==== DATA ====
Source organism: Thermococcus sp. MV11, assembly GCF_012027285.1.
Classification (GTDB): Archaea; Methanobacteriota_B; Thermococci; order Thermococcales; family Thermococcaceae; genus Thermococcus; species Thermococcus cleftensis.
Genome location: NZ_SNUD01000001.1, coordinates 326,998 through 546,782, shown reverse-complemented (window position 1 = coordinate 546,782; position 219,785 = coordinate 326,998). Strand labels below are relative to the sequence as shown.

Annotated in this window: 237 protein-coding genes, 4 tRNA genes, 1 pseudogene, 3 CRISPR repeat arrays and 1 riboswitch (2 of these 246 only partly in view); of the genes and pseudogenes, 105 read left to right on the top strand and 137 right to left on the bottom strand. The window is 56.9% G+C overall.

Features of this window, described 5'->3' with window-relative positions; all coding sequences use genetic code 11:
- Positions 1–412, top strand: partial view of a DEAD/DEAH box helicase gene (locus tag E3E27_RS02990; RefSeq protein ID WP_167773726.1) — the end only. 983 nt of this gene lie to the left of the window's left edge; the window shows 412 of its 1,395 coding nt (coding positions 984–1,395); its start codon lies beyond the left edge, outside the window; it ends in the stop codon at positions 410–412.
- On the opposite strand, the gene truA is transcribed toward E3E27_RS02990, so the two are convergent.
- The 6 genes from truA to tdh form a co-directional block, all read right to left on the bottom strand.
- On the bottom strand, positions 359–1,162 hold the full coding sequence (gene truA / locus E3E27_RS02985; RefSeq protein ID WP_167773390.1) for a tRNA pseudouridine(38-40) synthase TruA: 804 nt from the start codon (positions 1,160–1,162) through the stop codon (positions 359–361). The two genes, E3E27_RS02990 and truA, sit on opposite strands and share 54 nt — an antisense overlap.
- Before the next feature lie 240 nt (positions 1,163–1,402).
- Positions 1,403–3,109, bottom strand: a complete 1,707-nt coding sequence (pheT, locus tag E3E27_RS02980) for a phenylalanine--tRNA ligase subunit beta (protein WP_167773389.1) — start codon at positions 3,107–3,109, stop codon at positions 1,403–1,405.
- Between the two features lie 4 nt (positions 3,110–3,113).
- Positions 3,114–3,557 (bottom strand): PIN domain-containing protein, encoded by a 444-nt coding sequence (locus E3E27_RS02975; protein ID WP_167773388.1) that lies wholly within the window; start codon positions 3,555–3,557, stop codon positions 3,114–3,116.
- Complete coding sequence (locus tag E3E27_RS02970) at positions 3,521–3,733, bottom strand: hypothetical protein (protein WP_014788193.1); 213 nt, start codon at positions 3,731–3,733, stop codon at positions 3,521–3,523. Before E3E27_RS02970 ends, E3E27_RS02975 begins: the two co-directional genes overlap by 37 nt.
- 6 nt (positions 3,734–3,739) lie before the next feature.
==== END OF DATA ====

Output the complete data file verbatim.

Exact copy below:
Source organism: Thermococcus sp. MV11, assembly GCF_012027285.1.
Classification (GTDB): Archaea; Methanobacteriota_B; Thermococci; order Thermococcales; family Thermococcaceae; genus Thermococcus; species Thermococcus cleftensis.
Genome location: NZ_SNUD01000001.1, coordinates 326,998 through 546,782, shown reverse-complemented (window position 1 = coordinate 546,782; position 219,785 = coordinate 326,998). Strand labels below are relative to the sequence as shown.

Annotated in this window: 237 protein-coding genes, 4 tRNA genes, 1 pseudogene, 3 CRISPR repeat arrays and 1 riboswitch (2 of these 246 only partly in view); of the genes and pseudogenes, 105 read left to right on the top strand and 137 right to left on the bottom strand. The window is 56.9% G+C overall.

Features of this window, described 5'->3' with window-relative positions; all coding sequences use genetic code 11:
- Positions 1–412, top strand: partial view of a DEAD/DEAH box helicase gene (locus tag E3E27_RS02990; RefSeq protein ID WP_167773726.1) — the end only. 983 nt of this gene lie to the left of the window's left edge; the window shows 412 of its 1,395 coding nt (coding positions 984–1,395); its start codon lies beyond the left edge, outside the window; it ends in the stop codon at positions 410–412.
- On the opposite strand, the gene truA is transcribed toward E3E27_RS02990, so the two are convergent.
- The 6 genes from truA to tdh form a co-directional block, all read right to left on the bottom strand.
- On the bottom strand, positions 359–1,162 hold the full coding sequence (gene truA / locus E3E27_RS02985; RefSeq protein ID WP_167773390.1) for a tRNA pseudouridine(38-40) synthase TruA: 804 nt from the start codon (positions 1,160–1,162) through the stop codon (positions 359–361). The two genes, E3E27_RS02990 and truA, sit on opposite strands and share 54 nt — an antisense overlap.
- Before the next feature lie 240 nt (positions 1,163–1,402).
- Positions 1,403–3,109, bottom strand: a complete 1,707-nt coding sequence (pheT, locus tag E3E27_RS02980) for a phenylalanine--tRNA ligase subunit beta (protein WP_167773389.1) — start codon at positions 3,107–3,109, stop codon at positions 1,403–1,405.
- Between the two features lie 4 nt (positions 3,110–3,113).
- Positions 3,114–3,557 (bottom strand): PIN domain-containing protein, encoded by a 444-nt coding sequence (locus E3E27_RS02975; protein ID WP_167773388.1) that lies wholly within the window; start codon positions 3,555–3,557, stop codon positions 3,114–3,116.
- Complete coding sequence (locus tag E3E27_RS02970) at positions 3,521–3,733, bottom strand: hypothetical protein (protein WP_014788193.1); 213 nt, start codon at positions 3,731–3,733, stop codon at positions 3,521–3,523. Before E3E27_RS02970 ends, E3E27_RS02975 begins: the two co-directional genes overlap by 37 nt.
- 6 nt (positions 3,734–3,739) lie before the next feature.